Today's alcoholic beverages range from canned Strawberritas to expertly crafted cocktails, but modern bartenders aren't the first people to invent adults-only drinks. In fact, there are plenty of types of weird ancient liquors that have survived in the historical and archaeological records. These ancient alcohols don't always sound appetizing, but they're definitely fascinating.
Beer is one of the oldest beverages still being enjoyed today. The Egyptians were big home-brewers, though their drinks were soupier than most modern imbibers would prefer. The ancient drinks of the Greeks include kykeon, a mysterious barley-cheese beverage. But drinking in the ancient world often involved psychedelics as well. That shouldn't be surprising; after all, liquor in the ancient world was often used in religious rituals.
Unusual wines, agave extracts, and hearty ales have been enjoyed for centuries. Consider the history contained in that bottle of beer the next time you crack one open.
Kykeon was a psychedelic drink hailing from ancient Greece. What exactly went into it is a mystery, but it appears to have contained an unusual mix of barley, cheese, and wine.
Throughout ancient texts, "kykeon" might have been a generic word used to describe a potion with magical effects, but it was also often associated with "mysteries," or covert rites for a particular god. The most famous "mysteries" were the secret rites of the goddess Demeter at Eleusis, where participants downed an unknown hallucinogenic beverage to see visions. Scholars now think it might have been kykeon containing moldy grain, which was specially treated to yield psychedelic effects.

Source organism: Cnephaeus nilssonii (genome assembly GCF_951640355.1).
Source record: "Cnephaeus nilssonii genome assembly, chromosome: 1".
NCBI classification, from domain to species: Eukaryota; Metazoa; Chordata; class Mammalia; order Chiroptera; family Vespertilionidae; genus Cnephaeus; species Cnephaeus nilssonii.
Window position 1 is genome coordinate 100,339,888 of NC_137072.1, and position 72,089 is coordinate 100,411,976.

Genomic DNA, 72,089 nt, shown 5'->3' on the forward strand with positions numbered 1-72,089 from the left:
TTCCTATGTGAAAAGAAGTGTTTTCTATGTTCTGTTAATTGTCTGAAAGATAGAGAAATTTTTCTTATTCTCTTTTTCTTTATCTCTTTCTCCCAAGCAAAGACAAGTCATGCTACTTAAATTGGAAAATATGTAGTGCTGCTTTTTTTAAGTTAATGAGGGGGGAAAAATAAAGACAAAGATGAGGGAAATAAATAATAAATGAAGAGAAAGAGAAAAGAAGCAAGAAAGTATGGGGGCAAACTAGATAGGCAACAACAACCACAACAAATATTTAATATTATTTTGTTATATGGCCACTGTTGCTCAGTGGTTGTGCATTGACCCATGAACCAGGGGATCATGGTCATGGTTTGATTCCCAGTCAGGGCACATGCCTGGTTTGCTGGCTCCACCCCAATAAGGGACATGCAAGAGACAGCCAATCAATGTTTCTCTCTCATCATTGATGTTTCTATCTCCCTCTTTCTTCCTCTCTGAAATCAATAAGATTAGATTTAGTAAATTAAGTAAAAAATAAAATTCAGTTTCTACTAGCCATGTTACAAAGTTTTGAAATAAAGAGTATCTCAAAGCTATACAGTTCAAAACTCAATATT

Posca is perhaps the most unusual of ancient Roman drinks. It was just watered-down sour wine or vinegar (created from wine that had gone bad). A beverage for common people and soldiers, this thirst-quencher might not have been the tastiest, but some added herbs to try and improve its flavor. Interestingly, some high-ranking military men chose to drink posca to gain credibility with the average soldier.
Shedeh is a mysterious ancient Egyptian drink whose contents scholars still debate. Was it wine, made from pomegranates or grapes, or perhaps blended from both? The term "shedeh" has no translation in modern English, and the only Egyptian text that chronicled how it was made said it was filtered and heated - but the papyrus it was found on was incomplete. Whatever it was, shedeh was apparently a beverage fit for the pharaohs: King Tutankhamun's tomb contained an amphora of the liquor.
Pulque is arguably the most storied alcoholic drink in Mexico's history, serving as an ancestor of mescal and tequila. It's made by fermenting, not distilling, the sap of the maguey plant (AKA agave). It contains a lot of probiotics, and has served many purposes over the years.
In mythology, the milky white beverage was said to have been invented in a lost divine paradise, although humans probably first started drinking it about 4000 years ago. The Aztecs also used it as a religious stimulant.